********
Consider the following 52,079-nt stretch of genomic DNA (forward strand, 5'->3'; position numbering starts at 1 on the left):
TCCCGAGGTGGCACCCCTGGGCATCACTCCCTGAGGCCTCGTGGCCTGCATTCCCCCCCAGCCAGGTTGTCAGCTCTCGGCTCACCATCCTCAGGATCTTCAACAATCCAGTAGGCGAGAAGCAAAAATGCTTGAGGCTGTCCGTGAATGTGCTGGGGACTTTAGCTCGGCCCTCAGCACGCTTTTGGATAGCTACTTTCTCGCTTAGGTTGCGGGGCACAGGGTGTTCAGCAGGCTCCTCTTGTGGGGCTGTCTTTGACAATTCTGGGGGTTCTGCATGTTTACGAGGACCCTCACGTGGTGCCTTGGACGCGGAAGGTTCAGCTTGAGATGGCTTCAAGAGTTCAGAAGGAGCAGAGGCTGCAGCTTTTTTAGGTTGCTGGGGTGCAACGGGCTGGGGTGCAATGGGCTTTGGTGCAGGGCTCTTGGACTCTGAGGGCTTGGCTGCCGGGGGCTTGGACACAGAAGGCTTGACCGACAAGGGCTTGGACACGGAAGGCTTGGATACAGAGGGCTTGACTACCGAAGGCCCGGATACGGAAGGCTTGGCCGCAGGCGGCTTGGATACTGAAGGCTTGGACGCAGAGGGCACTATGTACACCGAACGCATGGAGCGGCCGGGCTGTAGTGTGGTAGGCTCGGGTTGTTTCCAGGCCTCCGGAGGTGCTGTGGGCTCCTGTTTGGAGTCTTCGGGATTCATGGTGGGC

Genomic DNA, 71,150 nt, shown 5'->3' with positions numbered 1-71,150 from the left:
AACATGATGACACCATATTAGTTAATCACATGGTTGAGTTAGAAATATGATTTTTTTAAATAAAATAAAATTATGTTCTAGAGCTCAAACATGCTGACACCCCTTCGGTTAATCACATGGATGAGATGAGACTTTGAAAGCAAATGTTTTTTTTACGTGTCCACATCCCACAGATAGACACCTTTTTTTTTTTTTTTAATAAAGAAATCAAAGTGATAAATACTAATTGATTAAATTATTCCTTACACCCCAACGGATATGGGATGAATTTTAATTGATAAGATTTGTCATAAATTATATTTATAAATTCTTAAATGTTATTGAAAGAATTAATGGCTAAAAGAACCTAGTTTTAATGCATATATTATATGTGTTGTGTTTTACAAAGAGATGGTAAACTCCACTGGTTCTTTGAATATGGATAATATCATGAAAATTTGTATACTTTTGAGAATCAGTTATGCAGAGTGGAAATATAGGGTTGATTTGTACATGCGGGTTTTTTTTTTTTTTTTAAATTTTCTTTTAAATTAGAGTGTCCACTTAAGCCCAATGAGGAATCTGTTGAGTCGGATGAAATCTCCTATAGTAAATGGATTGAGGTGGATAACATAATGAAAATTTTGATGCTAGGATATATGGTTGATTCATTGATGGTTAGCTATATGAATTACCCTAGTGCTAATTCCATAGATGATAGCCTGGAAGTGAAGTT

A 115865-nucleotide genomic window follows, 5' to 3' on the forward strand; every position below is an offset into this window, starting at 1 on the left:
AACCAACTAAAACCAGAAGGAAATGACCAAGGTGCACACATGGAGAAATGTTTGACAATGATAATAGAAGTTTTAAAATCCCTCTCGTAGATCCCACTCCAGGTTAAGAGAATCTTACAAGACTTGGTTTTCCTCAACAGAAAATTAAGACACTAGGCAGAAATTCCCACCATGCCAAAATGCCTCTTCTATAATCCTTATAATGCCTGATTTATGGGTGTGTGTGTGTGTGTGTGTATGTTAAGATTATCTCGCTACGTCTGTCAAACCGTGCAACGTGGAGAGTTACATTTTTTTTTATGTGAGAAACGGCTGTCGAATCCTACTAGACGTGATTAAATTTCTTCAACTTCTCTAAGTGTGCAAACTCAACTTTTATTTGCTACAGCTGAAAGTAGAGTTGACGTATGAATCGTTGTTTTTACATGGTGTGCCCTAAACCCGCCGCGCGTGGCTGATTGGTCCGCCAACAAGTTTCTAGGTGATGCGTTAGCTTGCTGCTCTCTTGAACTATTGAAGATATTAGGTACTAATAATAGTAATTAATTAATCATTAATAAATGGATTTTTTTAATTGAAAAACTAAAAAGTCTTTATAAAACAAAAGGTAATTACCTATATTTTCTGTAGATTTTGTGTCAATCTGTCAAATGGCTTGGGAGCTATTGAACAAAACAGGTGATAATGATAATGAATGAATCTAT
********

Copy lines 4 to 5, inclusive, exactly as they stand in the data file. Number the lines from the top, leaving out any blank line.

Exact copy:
AACATGATGACACCATATTAGTTAATCACATGGTTGAGTTAGAAATATGATTTTTTTAAATAAAATAAAATTATGTTCTAGAGCTCAAACATGCTGACACCCCTTCGGTTAATCACATGGATGAGATGAGACTTTGAAAGCAAATGTTTTTTTTACGTGTCCACATCCCACAGATAGACACCTTTTTTTTTTTTTTTAATAAAGAAATCAAAGTGATAAATACTAATTGATTAAATTATTCCTTACACCCCAACGGATATGGGATGAATTTTAATTGATAAGATTTGTCATAAATTATATTTATAAATTCTTAAATGTTATTGAAAGAATTAATGGCTAAAAGAACCTAGTTTTAATGCATATATTATATGTGTTGTGTTTTACAAAGAGATGGTAAACTCCACTGGTTCTTTGAATATGGATAATATCATGAAAATTTGTATACTTTTGAGAATCAGTTATGCAGAGTGGAAATATAGGGTTGATTTGTACATGCGGGTTTTTTTTTTTTTTTTAAATTTTCTTTTAAATTAGAGTGTCCACTTAAGCCCAATGAGGAATCTGTTGAGTCGGATGAAATCTCCTATAGTAAATGGATTGAGGTGGATAACATAATGAAAATTTTGATGCTAGGATATATGGTTGATTCATTGATGGTTAGCTATATGAATTACCCTAGTGCTAATTCCATAGATGATAGCCTGGAAGTGAAGTT

A 115865-nucleotide genomic window follows, 5' to 3' on the forward strand; every position below is an offset into this window, starting at 1 on the left: